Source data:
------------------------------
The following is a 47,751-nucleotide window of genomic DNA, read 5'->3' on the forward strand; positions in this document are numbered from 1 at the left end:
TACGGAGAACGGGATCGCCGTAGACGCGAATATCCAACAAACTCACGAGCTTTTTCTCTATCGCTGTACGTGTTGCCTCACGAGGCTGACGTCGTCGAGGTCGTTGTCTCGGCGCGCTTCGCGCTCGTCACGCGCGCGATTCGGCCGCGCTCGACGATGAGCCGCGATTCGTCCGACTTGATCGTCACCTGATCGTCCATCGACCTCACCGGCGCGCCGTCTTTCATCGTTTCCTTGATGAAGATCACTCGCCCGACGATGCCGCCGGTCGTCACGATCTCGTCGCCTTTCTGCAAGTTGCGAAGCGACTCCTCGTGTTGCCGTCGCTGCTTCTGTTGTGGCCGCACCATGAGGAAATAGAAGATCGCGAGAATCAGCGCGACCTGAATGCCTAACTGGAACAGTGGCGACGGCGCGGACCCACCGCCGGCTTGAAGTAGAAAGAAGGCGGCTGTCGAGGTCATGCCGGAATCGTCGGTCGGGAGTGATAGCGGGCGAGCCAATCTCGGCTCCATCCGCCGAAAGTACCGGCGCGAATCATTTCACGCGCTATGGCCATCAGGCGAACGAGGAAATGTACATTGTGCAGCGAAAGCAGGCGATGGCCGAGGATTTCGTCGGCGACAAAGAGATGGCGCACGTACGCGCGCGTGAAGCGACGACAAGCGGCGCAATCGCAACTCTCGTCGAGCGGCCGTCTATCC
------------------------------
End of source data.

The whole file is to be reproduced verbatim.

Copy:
The following is a 47,751-nucleotide window of genomic DNA, read 5'->3' on the forward strand; positions in this document are numbered from 1 at the left end:
TACGGAGAACGGGATCGCCGTAGACGCGAATATCCAACAAACTCACGAGCTTTTTCTCTATCGCTGTACGTGTTGCCTCACGAGGCTGACGTCGTCGAGGTCGTTGTCTCGGCGCGCTTCGCGCTCGTCACGCGCGCGATTCGGCCGCGCTCGACGATGAGCCGCGATTCGTCCGACTTGATCGTCACCTGATCGTCCATCGACCTCACCGGCGCGCCGTCTTTCATCGTTTCCTTGATGAAGATCACTCGCCCGACGATGCCGCCGGTCGTCACGATCTCGTCGCCTTTCTGCAAGTTGCGAAGCGACTCCTCGTGTTGCCGTCGCTGCTTCTGTTGTGGCCGCACCATGAGGAAATAGAAGATCGCGAGAATCAGCGCGACCTGAATGCCTAACTGGAACAGTGGCGACGGCGCGGACCCACCGCCGGCTTGAAGTAGAAAGAAGGCGGCTGTCGAGGTCATGCCGGAATCGTCGGTCGGGAGTGATAGCGGGCGAGCCAATCTCGGCTCCATCCGCCGAAAGTACCGGCGCGAATCATTTCACGCGCTATGGCCATCAGGCGAACGAGGAAATGTACATTGTGCAGCGAAAGCAGGCGATGGCCGAGGATTTCGTCGGCGACAAAGAGATGGCGCACGTACGCGCGCGTGAAGCGACGACAAGCGGCGCAATCGCAACTCTCGTCGAGCGGCCGTCTATCC